ĐẸP is a Vietnamese word that translates as ‘beautiful’, and is also the starting point for Dam Van Huynh’s dance work that explores the nature of the human condition, taking inspiration from his Southeast Asian heritage.

One by one, the six dancers walk to the front of the stage and stare intently at a house-lit audience. By societal convention, their nakedness makes them vulnerable, bare and exposed in a room full of voyeurs; but as they stand in defiant silence it becomes apparent that they are in fact looking at us – illuminated and unprotected by the overhead lights. Perhaps we are the vulnerable; perhaps it is the other way around?

As with any dance piece it is vital to consider the context through which the creator has taken inspiration. In this case, choreographer Dam Van Huynh considers the notions of death and rebirth, and their prevalence in his native Vietnamese culture. Forced to flee at the age of five to America as war refugees, he comments on his own rebirth within another country. Furthermore, in Vietnam death is a form of rebirth and commences a series of rituals which facilitate the deceased’s transition into another, higher state of being. ĐẸP takes this cyclical journey and delves into the crux of human nature – striving to find the core of what personhood is and the primary emotions which bind us.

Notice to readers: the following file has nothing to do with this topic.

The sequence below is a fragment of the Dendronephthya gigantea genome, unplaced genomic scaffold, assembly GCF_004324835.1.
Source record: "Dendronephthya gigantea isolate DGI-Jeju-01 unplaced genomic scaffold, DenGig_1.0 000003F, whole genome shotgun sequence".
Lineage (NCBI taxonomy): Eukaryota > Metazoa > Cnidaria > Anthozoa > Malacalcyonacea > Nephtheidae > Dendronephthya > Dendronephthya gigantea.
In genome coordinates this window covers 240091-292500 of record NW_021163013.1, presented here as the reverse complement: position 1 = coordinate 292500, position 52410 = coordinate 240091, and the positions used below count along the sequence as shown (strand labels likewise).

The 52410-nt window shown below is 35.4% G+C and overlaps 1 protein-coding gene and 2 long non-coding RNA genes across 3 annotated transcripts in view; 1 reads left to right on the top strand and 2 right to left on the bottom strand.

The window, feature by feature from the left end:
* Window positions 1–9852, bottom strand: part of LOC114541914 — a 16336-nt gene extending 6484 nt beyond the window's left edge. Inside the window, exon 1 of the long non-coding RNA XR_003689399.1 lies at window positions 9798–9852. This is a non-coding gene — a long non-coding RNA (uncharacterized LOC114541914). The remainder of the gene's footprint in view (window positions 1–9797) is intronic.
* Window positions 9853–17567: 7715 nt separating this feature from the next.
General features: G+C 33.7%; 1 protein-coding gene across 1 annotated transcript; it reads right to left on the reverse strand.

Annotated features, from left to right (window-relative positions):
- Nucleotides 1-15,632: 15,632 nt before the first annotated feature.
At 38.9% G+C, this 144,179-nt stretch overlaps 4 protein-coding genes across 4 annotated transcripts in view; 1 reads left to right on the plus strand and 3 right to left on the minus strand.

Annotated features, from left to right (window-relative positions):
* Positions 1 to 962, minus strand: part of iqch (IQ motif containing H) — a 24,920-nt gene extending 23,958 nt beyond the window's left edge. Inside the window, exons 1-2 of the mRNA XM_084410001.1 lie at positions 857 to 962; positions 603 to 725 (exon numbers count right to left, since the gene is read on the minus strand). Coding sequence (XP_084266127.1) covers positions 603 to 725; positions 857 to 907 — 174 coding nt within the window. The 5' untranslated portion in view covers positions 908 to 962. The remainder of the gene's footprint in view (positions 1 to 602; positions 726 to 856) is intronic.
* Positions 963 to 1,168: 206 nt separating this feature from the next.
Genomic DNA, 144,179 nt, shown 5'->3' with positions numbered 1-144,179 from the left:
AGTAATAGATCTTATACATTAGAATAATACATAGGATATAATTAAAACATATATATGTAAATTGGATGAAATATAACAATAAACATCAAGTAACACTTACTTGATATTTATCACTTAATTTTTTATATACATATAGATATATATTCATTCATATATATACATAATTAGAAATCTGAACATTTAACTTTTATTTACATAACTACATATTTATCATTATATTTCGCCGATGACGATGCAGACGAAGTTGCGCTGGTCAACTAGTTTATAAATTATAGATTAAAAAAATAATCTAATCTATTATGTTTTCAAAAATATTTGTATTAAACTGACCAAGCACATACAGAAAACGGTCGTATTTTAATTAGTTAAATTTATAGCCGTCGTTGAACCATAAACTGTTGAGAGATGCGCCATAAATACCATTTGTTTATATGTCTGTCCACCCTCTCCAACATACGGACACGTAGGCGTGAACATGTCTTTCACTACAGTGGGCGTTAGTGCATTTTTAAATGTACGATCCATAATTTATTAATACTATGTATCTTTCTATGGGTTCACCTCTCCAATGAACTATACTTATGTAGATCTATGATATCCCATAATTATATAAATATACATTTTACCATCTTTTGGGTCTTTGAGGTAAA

The dancers are accompanied with sounds curated by Martyna Poznańska, many of which incorporate field recordings made in Vietnam. The human voices within, particularly the recording of the traditional folk song which began the performance, brought a sense of authenticity; and with it a sadness for the reality of the suffering explored throughout.

Movement throughout the piece is carefully designed to portray a storyline of human and emotion and more abstract concepts – often the choreography is impressionistic and seeks to encapsulate the idea of a ‘moving image’ which Dam Van Huynh set out the achieve. A raw and visceral production that transcends the need for verbal communication, ĐẸP looks behind closed doors and stands defiantly in its appreciation of human fragility.

Link to article